An Arts Fuse regular feature: the arts on stamps of the world.
By Doug Briscoe
Today we celebrate the birthday of William Wordsworth, Billie Holiday, Ravi Shankar, Gabriela Mistral, Japanese koto player Michio Miyagi, seventeenth-century Dutch painter Gerrit Dou, Italian Futurist painter Gino Severini, and Polish comic actor Adolf Dymsza.
From yesterday’s Raphael we turn to today’s El Greco. Born Doménikos Theotokópoulos in the year 1541, he died on this date in 1614. Again, his work can be seen on a great many postage stamps of the world. We begin with a set of ten from Spain, the painter’s adopted home from 1577. (He was born on Crete and lived for some years in Venice and Rome.) The bottom row of the Spanish set is bracketed by examples from Burundi and New Zealand. Below that is a five-stamp set from Greece, with the one at right being a sample of El Greco’s signature, typically given in full and painted in Greek letters. At second row left and again among the Greek stamps is a work believed to be the master’s self-portrait. At the top row of our second collage are El Greco stamps from Eastern Europe: Russia, Poland, Hungary, and Bulgaria, and we bid farewell to El Greco with issues from Equatorial Guinea (St. Sebastian), Rwanda (Saints Peter and Paul), and Nicaragua (Christ stripped of his garments).
Philatelically speaking, writers always take a back seat to painters, and William Wordsworth (7 April 1770 – 23 April 1850) has in all the world but a single stamp. (Well, OK, there’s also a bland pair of sheets from Grenada showing children at play, with quotations from Wordsworth at the edges, but, you know, poetic license.) Wordsworth had a sonnet published when he was seventeen. He met Coleridge when he was 25, and the two friends traveled with Wordsworth’s sister Dorothy to Germany in 1798. While Coleridge found stimulation in the new surroundings, Wordsworth felt only homesickness and began work on his magnum opus The Prelude (although that title was not his), a work that would occupy him for many years. Wordsworth also wrote the famous “Lucy poems” while in Goslar. The poetry of Wordsworth has inspired a goodly number of mostly British and American composers. Benjamin Britten used one (“But that night when on my bed I lay”) for the fifth movement of his Nocturne. Gerald Finzi wrote an extended cycle on “Intimations of Immortality”, as did Dominick Argento in his “To be sung upon the water”. “My heart leaps up” was set by Charles Ives, Paul Moravec, and Ned Rorem. George Dyson, Richard Rodney Bennett, Mario Castenuovo-Tedesco, Jack Beeson, Leon Kirchner, and Samuel Coleridge-Taylor are among the other composers who set Wordwsorth, along with Josef Rheinberger in a German translation. The poet’s brother was the ancestor of composer William Brocklesby Wordsworth (1908-88), who wrote eight symphonies, three concertos, and six string quartets in a Romantic idiom.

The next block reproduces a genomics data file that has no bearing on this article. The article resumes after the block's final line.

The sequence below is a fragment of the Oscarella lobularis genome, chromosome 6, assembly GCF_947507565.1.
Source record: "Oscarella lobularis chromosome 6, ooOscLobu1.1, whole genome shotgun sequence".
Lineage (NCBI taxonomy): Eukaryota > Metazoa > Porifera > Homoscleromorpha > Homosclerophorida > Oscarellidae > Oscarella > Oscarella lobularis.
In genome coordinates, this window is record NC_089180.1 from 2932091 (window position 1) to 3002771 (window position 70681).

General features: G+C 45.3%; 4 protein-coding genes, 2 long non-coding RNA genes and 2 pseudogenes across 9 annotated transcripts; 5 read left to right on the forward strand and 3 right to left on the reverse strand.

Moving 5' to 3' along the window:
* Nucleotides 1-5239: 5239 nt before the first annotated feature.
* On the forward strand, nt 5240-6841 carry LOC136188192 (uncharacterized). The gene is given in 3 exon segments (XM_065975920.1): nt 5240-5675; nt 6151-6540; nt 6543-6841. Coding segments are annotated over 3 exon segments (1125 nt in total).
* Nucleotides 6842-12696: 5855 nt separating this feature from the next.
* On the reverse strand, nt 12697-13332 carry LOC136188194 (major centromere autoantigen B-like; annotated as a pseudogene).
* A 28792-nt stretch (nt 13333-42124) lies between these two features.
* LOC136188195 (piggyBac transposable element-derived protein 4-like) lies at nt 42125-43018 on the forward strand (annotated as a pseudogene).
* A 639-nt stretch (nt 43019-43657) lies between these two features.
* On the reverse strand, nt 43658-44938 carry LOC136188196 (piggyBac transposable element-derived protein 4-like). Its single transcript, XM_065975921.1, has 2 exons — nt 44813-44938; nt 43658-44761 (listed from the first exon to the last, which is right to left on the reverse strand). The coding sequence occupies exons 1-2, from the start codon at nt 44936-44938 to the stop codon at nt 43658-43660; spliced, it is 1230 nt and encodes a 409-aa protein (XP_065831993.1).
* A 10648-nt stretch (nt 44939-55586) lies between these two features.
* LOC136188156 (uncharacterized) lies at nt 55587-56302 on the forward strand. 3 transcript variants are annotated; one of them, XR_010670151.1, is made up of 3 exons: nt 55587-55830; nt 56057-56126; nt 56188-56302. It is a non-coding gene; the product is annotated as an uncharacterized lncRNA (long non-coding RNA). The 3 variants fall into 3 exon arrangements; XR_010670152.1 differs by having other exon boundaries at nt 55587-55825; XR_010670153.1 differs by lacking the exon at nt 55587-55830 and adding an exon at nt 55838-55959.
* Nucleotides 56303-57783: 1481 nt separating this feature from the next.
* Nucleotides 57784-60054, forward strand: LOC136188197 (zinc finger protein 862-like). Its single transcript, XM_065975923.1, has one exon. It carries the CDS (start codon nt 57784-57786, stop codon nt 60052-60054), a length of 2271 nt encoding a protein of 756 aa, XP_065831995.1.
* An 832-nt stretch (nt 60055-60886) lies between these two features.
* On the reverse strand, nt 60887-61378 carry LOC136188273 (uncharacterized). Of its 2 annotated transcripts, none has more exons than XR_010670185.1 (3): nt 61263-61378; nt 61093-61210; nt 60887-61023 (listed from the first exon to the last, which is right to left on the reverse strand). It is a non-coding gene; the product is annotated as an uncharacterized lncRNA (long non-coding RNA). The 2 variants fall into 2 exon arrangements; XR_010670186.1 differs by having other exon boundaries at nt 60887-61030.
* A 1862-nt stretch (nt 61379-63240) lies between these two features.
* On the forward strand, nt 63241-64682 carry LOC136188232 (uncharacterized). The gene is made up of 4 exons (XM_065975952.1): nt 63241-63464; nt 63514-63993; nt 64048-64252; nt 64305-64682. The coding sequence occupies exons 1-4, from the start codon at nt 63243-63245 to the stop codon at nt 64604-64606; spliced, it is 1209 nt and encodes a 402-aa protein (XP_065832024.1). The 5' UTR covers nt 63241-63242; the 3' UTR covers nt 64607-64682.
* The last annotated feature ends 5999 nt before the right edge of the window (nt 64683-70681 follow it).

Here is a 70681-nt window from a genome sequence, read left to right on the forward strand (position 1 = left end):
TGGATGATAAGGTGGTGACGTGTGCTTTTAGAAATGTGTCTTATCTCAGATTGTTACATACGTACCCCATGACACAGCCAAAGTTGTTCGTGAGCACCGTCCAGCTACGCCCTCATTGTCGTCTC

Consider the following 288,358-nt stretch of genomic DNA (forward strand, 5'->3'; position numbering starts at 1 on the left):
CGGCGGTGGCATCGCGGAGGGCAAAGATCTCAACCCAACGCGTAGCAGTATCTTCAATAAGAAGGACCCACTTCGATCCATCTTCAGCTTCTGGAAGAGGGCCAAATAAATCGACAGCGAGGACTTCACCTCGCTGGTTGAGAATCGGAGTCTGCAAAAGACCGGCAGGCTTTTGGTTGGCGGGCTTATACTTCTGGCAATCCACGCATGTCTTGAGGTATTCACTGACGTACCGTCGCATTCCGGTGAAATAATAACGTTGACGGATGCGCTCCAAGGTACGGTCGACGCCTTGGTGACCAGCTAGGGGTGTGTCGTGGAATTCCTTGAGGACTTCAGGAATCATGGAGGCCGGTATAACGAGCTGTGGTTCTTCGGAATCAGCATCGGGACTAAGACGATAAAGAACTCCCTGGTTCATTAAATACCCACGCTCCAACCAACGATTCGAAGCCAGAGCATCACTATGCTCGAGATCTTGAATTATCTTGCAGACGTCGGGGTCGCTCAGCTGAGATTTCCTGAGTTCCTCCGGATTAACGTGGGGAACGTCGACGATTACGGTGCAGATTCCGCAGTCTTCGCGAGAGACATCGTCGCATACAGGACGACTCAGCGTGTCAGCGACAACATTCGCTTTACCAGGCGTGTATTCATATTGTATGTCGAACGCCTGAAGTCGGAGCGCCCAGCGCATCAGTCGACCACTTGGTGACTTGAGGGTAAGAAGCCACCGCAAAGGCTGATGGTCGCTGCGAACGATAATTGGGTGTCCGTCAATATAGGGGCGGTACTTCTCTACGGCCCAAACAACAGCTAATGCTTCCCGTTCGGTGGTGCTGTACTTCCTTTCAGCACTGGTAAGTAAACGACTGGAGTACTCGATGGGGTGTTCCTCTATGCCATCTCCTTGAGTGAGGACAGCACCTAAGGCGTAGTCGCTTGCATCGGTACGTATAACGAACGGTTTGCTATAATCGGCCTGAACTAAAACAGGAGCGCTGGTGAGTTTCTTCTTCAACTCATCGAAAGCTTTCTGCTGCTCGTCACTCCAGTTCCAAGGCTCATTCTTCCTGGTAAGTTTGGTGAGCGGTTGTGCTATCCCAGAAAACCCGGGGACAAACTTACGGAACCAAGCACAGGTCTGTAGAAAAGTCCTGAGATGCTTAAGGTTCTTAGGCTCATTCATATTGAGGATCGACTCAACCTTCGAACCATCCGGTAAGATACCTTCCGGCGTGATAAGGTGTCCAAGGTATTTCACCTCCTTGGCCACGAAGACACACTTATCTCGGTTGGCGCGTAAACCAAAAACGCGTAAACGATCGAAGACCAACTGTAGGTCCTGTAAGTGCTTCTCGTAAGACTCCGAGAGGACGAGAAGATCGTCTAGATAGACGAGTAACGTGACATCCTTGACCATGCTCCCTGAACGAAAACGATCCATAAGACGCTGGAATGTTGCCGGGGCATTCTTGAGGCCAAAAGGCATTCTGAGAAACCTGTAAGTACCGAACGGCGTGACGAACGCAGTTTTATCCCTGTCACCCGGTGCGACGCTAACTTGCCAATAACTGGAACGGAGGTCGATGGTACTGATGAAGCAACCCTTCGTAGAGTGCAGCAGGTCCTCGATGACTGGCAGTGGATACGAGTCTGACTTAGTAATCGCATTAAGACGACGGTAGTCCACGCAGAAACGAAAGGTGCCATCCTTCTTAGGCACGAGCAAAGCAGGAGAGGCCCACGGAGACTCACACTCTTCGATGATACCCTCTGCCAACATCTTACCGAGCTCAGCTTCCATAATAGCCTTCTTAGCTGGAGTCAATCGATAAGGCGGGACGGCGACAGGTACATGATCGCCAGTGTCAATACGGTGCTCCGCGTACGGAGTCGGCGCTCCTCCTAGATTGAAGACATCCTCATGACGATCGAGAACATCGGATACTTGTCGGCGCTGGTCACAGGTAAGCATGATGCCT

Jazz great Billie Holiday was born Eleanora Fagan on this date in 1915. She grew up in wretched circumstances: her teenaged parents were unwed, her father abandoned the family, she was abused by a neighbor and was kept in custody of the state for several months, she worked in a brothel and, not surprisingly, turned to prostitution and was arrested. She was not yet fourteen. She began singing, using a stage name taken from the actress Billie Dove and her father’s name, Halliday. (He was a musician and used the professional name Holiday, which she soon adopted, too.) Billie made her first recording with Benny Goodman at the age of 18. One of the two songs, “Riffin’ the Scotch”, sold 5,000 copies. She took part in Duke Ellington’s short film Symphony in Black: A Rhapsody of Negro Life and went on to sing with Count Basie. Soon she was dismissed—it seems she had a difficult temperament—but was hired right away by Artie Shaw as one of the first black women to work with a white orchestra. Holiday was a great success and made a lot of money, but she turned to drug abuse and was twice arrested for that in the late 1940s. Between those two arrests she had a Carnegie Hall concert that was sold out despite her not having a hit record on the charts. Holiday toured Europe a couple of times, but her downward spiral was set, her health and voice were affected, and she died of complications from cirrhosis of the liver on July 17, 1959.
Two Eastern musicians who also dabbled in the Western tradition share this April 7 birthday. The beloved Ravi Shankar (1920 – 11 December 2012), who started as a dancer, worked in later years with Westerners like Yehudi Menuhin and George Harrison and wrote two concertos for his instrument, the sitar, with full orchestra. He died at 92, and the stamp was issued the next year.